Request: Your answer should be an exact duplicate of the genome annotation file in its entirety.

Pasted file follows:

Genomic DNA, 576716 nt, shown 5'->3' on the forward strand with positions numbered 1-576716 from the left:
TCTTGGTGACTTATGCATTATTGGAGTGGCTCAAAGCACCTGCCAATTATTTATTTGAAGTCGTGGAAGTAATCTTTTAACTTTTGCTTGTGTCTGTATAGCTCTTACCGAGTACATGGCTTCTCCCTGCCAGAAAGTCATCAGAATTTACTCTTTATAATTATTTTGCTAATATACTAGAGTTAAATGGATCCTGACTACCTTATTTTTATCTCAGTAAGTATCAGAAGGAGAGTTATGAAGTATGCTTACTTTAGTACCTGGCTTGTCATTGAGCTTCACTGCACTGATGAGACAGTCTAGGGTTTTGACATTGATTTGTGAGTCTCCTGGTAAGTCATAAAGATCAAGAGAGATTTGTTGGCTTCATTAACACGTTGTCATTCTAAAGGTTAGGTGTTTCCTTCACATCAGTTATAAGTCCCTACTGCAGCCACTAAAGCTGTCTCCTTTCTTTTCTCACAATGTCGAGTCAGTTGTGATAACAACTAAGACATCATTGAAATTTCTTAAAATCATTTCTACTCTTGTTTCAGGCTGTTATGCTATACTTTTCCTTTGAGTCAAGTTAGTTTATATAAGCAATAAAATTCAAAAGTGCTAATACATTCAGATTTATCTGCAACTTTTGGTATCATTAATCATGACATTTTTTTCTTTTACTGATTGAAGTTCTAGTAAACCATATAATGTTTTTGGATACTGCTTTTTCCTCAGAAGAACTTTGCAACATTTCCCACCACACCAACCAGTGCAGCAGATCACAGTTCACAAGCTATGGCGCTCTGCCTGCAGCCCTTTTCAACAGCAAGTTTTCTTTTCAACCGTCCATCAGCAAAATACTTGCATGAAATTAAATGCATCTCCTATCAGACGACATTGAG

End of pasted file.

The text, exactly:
Genomic DNA, 576716 nt, shown 5'->3' on the forward strand with positions numbered 1-576716 from the left:
TCTTGGTGACTTATGCATTATTGGAGTGGCTCAAAGCACCTGCCAATTATTTATTTGAAGTCGTGGAAGTAATCTTTTAACTTTTGCTTGTGTCTGTATAGCTCTTACCGAGTACATGGCTTCTCCCTGCCAGAAAGTCATCAGAATTTACTCTTTATAATTATTTTGCTAATATACTAGAGTTAAATGGATCCTGACTACCTTATTTTTATCTCAGTAAGTATCAGAAGGAGAGTTATGAAGTATGCTTACTTTAGTACCTGGCTTGTCATTGAGCTTCACTGCACTGATGAGACAGTCTAGGGTTTTGACATTGATTTGTGAGTCTCCTGGTAAGTCATAAAGATCAAGAGAGATTTGTTGGCTTCATTAACACGTTGTCATTCTAAAGGTTAGGTGTTTCCTTCACATCAGTTATAAGTCCCTACTGCAGCCACTAAAGCTGTCTCCTTTCTTTTCTCACAATGTCGAGTCAGTTGTGATAACAACTAAGACATCATTGAAATTTCTTAAAATCATTTCTACTCTTGTTTCAGGCTGTTATGCTATACTTTTCCTTTGAGTCAAGTTAGTTTATATAAGCAATAAAATTCAAAAGTGCTAATACATTCAGATTTATCTGCAACTTTTGGTATCATTAATCATGACATTTTTTTCTTTTACTGATTGAAGTTCTAGTAAACCATATAATGTTTTTGGATACTGCTTTTTCCTCAGAAGAACTTTGCAACATTTCCCACCACACCAACCAGTGCAGCAGATCACAGTTCACAAGCTATGGCGCTCTGCCTGCAGCCCTTTTCAACAGCAAGTTTTCTTTTCAACCGTCCATCAGCAAAATACTTGCATGAAATTAAATGCATCTCCTATCAGACGACATTGAG